Aug 12, 2019

The village with multiple generations of foster families

Two generations of foster parents
Two generations of foster parents

Every month, we're working hard to ensure more children are moved out of orphanages and into loving foster families. Our work isn't a quick fix; we're providing long-term solutions to a complex challenge, and helping governments in Asia create sustainable models.

There's a lot of work that goes on behind the scenes, but the goal is always to provide the opportunity for children to thrive in the unique care of a family. On a recent trip to China, we returned to a village in Luquan, Yunnan Province, where in 2015 we filmed 'The Village'. You can watch that video here.

Remarkably, this one village has fostered hundreds of children, with multiple generations of families now welcoming children into their homes. It is wonderful to see this cultural transformation taking place, with vulnerable children given new hope by these amazing families.

While in Luquan, we attended the opening of the new Community Resource Centre, the culmination of years of work in partnership with the Chinese government and the IKEA Foundation. This brilliant facility will revolutionise the care that vulnerable children receive, providing physiotherapy, special needs education and many other services for the fostered children in the community.

The Community Resource Centre is the best example of our long term goal, enabling increased independence and long-term sustainability for the foster care system in China, meaning many more generations of children can grow up in loving foster families.

We're so grateful for your amazing support, and we know that these children's lives couldn't be transformed without you.

Opening of the Community Resource Centre
Opening of the Community Resource Centre
To generations of foster mothers
To generations of foster mothers
Jun 3, 2019

"You are our son, you are part of our family"

While our team was recently visiting Vieng Ping to deliver some training, we interviewed one of the foster parents who had taken in a child from the orphanage…

“I used to work in a school for seven years. When I left the school, I thought of applying to become a foster parent as I had seen other people in my village who were fostering. I went to the orphanage four times to inquire about being a foster parent and then finally one day I got a call to say that they had a little boy for us. I ran to tell my husband and just exploded with excitement that he was going to have a new son. Right from the first day, we felt like he was a part of our family and I told him over and over, You are our son, you are part of our family."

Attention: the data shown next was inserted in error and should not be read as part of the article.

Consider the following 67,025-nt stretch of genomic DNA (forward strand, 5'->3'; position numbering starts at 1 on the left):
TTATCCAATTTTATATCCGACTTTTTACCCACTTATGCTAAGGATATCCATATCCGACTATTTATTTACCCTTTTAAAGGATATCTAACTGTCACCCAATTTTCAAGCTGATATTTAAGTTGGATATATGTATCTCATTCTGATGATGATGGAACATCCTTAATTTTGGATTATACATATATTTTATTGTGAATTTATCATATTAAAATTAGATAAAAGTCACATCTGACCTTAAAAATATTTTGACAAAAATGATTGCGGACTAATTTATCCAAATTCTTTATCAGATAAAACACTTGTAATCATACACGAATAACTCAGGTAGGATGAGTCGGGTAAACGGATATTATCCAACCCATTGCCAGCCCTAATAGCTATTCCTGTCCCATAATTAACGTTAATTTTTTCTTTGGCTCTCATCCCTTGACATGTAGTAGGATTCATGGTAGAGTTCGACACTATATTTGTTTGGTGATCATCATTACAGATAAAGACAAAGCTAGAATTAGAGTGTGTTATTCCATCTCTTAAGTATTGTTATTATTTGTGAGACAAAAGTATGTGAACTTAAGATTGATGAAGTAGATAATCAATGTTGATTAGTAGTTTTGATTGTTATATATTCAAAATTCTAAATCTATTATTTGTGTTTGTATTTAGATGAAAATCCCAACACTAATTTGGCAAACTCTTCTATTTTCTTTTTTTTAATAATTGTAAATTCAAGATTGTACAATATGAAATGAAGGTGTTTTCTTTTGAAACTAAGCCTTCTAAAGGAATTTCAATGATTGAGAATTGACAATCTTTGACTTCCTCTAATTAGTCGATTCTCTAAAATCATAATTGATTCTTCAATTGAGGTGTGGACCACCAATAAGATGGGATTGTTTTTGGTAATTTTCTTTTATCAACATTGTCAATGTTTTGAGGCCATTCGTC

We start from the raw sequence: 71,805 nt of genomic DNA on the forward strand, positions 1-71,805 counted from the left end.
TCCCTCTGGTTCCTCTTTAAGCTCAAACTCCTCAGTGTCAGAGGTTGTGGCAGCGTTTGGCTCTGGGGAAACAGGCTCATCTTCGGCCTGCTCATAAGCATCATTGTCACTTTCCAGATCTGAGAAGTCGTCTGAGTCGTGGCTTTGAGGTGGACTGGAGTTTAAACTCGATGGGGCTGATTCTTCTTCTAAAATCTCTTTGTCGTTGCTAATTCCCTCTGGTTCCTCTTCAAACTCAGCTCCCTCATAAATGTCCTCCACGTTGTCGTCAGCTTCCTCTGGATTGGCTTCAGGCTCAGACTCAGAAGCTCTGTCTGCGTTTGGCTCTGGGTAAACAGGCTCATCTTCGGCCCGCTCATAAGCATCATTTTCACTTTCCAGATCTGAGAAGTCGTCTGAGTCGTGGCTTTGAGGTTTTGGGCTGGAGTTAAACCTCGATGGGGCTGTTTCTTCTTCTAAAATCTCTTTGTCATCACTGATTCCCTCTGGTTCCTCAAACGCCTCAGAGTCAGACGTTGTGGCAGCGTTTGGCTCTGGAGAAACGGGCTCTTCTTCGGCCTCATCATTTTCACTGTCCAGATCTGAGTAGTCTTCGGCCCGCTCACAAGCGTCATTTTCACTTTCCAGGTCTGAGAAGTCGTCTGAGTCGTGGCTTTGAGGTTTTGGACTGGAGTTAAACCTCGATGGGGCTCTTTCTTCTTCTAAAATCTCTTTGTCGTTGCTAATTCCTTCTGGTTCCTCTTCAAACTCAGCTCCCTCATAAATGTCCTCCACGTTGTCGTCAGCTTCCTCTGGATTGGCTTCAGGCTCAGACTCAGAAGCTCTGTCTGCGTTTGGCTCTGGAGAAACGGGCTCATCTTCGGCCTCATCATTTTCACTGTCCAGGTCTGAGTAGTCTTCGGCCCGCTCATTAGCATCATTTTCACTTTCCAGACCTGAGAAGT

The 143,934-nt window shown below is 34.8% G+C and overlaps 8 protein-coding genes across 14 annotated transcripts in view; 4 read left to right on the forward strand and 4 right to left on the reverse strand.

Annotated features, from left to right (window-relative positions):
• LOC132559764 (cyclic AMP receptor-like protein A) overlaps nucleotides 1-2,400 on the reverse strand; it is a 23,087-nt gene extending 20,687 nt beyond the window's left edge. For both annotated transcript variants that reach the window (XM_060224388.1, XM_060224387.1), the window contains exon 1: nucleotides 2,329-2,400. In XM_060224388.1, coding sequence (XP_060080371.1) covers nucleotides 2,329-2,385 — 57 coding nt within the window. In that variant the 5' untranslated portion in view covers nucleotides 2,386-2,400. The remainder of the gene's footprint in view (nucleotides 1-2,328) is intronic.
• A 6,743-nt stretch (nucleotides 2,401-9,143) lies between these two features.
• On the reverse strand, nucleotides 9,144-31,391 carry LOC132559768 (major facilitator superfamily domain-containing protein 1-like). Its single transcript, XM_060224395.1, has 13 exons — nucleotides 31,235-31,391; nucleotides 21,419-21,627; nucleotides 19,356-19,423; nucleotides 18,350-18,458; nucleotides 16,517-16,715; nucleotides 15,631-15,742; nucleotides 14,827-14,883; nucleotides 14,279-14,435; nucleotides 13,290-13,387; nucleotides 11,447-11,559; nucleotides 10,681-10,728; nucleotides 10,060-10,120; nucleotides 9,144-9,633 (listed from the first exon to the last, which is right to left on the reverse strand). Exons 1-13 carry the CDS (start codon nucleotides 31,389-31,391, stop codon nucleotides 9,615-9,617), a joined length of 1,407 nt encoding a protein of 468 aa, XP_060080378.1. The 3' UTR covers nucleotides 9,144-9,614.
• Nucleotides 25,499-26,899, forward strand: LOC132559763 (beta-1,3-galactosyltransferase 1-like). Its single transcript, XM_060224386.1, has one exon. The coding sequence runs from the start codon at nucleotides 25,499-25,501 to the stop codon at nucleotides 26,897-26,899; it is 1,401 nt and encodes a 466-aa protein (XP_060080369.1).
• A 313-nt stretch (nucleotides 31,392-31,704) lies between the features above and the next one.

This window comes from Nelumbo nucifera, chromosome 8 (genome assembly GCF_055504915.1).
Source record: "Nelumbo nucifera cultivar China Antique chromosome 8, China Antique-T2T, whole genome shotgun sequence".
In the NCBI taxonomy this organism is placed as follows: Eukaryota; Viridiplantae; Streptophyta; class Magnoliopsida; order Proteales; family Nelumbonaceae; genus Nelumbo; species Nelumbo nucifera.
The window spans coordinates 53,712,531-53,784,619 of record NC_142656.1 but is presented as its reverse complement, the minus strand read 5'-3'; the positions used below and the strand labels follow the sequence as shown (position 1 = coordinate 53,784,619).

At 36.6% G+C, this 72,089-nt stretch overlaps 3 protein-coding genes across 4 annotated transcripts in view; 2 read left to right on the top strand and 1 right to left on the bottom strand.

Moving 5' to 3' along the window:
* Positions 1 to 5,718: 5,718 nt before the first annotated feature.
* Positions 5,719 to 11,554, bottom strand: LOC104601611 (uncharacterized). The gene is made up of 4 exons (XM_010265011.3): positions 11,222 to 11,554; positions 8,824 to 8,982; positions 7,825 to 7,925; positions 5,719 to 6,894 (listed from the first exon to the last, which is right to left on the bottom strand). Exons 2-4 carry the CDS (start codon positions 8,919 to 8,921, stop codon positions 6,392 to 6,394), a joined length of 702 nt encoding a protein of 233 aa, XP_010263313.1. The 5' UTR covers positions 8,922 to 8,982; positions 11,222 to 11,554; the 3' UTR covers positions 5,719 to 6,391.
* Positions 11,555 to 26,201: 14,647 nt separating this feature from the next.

"This little boy has ADHD (Attention deficit hyperactivity disorder) and he doesn’t always manage to pay attention and concentrate when he is at school. Having worked in a school before, I knew how important it was that I have a good relationship with his teacher and that I follow-up on his progress. At first, my foster son would say that he didn’t have any homework and after a few days I thought to myself that I’d better check with the teacher. I called the teacher and she said that she always gave the children homework, so I asked her if she would mind checking with my foster son every day to make sure that he had written down what the homework was. She was happy that I was taking that much interest in my son and we work together to make sure he gets the best from his education.”

Once again, thank you for your support and staying connected to our work.

May 14, 2019

Recruitment and Assessment of Foster Carers

Training in action
Training in action

In April our team conducted the first of eight workhsops this year for staff from two Social Protection Centres (orphanages).

This training - composed of 11 modules - will enable them to become family placement workers who can recruit, assess and train suitable foster carers from the local community, as well as place, support and monitor children as they move into families.

This workshop covered the ‘Recruitment and Assessment of Foster Carers’. Research tells us that in terms of outcomes for children growing up in institutional care who are recruited as foster carers is at least as important as the training, support and supervision provided to foster carers once they are approved. This makes the recruitment and assessment processes crucial to an effective fostering service. It is an extremely important process to ensure that all children and young people placed in foster care are safe, secure and can reach their full potential.

The training which took place in Hanoi over three days was attended by 36 people.

Over the second half of the year, the staff will also receive tailored, on-site training every two weeks to walk them through their first placements.

Our ultimate goal is for the two Social Protection Centres to launch successful family placement programmes – becoming the first government-run orphanages in the country to begin the process of moving orphaned and abandoned children into local foster families. This will serve as inspiration and a blueprint for all other orphanages across Vietnam.

Once again, thank you for your support and staying connected to our work.

Care for Children's training team
Care for Children's training team
Training presentations
Training presentations
Training activity
Training activity
Interactive training
Interactive training
Questions from trainees
Questions from trainees
 
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